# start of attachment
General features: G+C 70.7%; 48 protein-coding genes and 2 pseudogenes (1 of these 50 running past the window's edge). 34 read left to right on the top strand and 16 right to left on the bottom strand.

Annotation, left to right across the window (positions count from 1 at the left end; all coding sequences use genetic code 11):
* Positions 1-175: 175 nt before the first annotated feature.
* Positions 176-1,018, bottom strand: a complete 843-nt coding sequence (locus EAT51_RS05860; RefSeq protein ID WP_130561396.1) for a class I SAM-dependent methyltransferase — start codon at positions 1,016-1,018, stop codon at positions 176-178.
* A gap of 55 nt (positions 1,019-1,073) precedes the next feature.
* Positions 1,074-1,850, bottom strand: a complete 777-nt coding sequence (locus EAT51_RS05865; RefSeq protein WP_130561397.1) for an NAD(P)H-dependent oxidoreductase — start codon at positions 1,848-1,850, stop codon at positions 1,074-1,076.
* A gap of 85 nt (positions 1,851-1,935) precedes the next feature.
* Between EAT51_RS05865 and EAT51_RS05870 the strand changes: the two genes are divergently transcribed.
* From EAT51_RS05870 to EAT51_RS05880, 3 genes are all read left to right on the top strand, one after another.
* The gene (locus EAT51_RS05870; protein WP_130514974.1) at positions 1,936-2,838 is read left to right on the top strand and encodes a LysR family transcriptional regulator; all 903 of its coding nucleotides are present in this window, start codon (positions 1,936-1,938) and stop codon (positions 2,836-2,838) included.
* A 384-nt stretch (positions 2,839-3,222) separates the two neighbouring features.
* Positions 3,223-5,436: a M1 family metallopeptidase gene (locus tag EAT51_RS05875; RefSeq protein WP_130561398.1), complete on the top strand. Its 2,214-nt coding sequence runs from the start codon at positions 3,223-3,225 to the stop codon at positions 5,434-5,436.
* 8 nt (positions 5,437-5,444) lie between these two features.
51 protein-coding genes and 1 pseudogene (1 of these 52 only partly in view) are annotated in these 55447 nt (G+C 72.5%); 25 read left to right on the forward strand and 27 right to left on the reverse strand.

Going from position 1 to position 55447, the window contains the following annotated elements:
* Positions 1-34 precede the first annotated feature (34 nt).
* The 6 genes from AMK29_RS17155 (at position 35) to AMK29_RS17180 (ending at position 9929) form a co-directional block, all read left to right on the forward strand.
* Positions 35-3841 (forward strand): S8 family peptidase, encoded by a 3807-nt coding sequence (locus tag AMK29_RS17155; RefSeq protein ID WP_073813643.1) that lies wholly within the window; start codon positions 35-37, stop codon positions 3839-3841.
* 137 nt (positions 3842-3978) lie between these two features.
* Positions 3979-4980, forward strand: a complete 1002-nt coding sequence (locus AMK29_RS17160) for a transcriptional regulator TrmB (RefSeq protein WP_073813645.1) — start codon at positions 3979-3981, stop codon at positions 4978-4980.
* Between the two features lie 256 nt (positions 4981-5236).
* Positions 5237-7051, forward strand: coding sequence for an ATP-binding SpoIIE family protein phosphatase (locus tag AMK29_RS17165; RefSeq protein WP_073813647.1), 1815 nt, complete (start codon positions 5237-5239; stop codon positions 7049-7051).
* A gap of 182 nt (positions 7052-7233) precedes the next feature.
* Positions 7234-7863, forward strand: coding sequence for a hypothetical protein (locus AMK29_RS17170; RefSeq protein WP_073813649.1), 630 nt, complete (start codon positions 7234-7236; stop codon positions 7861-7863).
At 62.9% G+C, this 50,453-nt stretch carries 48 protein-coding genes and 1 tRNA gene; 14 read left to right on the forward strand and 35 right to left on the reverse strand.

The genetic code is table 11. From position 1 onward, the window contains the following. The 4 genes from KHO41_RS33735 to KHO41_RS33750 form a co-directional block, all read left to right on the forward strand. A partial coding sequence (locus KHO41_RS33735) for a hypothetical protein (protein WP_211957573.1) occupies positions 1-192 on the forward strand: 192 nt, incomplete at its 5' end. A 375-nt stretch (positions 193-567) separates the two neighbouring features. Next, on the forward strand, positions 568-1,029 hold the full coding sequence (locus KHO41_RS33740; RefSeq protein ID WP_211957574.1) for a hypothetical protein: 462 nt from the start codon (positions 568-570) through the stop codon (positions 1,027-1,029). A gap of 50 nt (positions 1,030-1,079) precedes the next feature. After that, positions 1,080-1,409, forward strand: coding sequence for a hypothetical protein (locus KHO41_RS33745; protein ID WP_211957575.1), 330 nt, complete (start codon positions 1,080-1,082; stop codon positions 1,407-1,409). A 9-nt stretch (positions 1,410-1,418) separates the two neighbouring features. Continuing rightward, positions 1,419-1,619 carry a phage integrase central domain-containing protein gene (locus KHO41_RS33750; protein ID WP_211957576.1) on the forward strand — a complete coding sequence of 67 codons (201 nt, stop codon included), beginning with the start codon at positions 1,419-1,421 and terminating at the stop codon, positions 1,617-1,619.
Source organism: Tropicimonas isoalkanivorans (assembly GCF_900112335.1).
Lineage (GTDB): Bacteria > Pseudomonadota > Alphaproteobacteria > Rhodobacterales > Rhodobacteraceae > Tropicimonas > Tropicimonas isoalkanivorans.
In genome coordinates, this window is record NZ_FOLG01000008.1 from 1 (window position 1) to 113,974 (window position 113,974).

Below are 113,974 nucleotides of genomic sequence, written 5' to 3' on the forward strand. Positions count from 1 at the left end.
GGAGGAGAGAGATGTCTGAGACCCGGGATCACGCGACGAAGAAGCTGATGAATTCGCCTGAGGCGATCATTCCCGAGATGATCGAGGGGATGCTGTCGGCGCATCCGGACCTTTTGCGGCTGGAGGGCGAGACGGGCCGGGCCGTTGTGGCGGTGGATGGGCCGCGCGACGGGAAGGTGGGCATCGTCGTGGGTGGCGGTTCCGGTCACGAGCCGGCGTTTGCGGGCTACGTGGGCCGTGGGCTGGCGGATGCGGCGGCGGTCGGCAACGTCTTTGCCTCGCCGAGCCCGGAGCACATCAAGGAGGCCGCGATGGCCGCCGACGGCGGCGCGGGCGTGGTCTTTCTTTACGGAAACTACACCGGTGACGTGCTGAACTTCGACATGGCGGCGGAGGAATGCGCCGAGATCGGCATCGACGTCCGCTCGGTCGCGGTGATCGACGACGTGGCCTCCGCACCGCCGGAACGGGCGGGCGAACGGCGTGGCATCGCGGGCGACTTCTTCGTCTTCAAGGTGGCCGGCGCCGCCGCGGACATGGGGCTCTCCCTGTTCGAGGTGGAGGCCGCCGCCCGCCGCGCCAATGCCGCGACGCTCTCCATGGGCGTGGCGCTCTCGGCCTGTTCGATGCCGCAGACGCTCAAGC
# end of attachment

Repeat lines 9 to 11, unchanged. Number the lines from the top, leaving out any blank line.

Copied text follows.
* From EAT51_RS05870 to EAT51_RS05880, 3 genes are all read left to right on the top strand, one after another.
* The gene (locus EAT51_RS05870; protein WP_130514974.1) at positions 1,936-2,838 is read left to right on the top strand and encodes a LysR family transcriptional regulator; all 903 of its coding nucleotides are present in this window, start codon (positions 1,936-1,938) and stop codon (positions 2,836-2,838) included.
* A 384-nt stretch (positions 2,839-3,222) separates the two neighbouring features.